I write songs, and often, I try to make commentary on the world around me (or inside me). When I read about the call for this week’s Make Cycle around systems thinking, I found myself struggling to push past game design from last week, where I also thought about systems design.
What came to mind as I re-read the CLMOOC post from our friends at the San Diego Writing Project was political systems, and how often they are broken. I was reminded of this last night as I was reading through and annotating A Letter to My Son by Ta-Nehisi Coates, as part of a Teachers Teaching Teachers webcast on race set for tomorrow (Wed) night. That piece in Atlantic, which is an excerpt from a new book, is a powerful reminder of how many of us are disenfranchised and removed from the systems of power and politics.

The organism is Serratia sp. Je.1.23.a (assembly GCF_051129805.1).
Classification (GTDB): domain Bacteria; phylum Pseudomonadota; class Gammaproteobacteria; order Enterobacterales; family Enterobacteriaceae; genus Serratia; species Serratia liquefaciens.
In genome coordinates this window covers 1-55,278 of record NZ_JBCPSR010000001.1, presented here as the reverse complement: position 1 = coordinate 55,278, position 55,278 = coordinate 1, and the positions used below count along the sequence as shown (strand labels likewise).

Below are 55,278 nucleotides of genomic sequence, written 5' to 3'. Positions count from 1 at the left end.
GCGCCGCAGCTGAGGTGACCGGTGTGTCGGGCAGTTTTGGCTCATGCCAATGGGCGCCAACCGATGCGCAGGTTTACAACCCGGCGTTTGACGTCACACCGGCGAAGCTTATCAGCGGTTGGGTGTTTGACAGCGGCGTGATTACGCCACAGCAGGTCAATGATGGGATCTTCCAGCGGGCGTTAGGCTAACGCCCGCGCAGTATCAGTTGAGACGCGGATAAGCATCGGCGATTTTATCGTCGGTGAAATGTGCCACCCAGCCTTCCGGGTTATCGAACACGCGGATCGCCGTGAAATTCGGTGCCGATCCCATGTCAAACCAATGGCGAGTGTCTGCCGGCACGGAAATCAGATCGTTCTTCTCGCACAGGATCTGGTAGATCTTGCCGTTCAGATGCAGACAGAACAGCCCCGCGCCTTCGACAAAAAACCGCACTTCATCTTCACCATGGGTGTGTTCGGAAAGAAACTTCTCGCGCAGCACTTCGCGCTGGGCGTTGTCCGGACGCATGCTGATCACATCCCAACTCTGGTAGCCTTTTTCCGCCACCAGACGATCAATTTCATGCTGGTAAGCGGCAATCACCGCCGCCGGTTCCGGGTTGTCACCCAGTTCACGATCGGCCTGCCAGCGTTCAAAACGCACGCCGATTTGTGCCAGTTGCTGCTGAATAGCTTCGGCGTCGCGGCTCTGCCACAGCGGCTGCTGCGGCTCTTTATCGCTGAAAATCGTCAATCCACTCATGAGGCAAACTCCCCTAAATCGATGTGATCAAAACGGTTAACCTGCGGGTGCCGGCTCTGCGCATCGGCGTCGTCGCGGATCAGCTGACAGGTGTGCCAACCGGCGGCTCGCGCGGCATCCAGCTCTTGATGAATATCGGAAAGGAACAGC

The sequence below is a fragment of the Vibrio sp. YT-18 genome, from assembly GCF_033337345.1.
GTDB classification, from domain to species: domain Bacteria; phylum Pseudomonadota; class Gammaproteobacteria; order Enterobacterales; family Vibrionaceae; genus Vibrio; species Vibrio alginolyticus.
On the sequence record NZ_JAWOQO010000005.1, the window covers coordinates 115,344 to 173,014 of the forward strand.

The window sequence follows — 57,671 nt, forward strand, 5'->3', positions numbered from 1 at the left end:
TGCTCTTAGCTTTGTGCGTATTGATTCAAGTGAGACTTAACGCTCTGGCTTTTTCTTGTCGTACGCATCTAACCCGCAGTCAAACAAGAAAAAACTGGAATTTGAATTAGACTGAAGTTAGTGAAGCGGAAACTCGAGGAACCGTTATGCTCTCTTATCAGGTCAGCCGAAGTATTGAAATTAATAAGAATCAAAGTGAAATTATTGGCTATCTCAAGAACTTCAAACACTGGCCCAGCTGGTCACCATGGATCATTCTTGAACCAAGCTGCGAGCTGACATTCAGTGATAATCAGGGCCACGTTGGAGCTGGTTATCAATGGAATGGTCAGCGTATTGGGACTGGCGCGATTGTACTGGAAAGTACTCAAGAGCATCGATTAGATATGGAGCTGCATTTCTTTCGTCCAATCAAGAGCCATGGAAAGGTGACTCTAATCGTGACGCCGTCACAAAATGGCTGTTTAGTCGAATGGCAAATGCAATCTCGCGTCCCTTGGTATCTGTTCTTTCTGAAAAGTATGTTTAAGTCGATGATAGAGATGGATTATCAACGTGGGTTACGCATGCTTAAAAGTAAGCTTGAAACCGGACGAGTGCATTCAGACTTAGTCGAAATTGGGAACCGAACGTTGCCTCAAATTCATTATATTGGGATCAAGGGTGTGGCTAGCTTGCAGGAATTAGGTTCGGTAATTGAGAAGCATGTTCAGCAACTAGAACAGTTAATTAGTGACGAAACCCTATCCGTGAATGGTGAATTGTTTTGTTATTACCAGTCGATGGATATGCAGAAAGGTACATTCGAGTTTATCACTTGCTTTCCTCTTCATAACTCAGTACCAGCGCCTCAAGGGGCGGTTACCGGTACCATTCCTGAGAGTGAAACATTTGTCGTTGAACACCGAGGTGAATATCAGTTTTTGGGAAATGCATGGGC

All this brought me back to thinking about songwriting, and I was reminded of when Hurricane Katrina ravaged New Orleans and beyond, and how the storm laid bare the neglect and poverty of so many people, and how the system failed them in the time of greatest need. In the aftermath of Katrina, I wrote a song — Katrina Blows In — that tried to capture what I was seeing. My previous band recorded it, and then that band fell apart, so the song has sort of been left off to the side.
But I still think of it as song about a system that failed, and the underlying theme of people reaching out to help each other when the system does not work.
Peace (in the storms),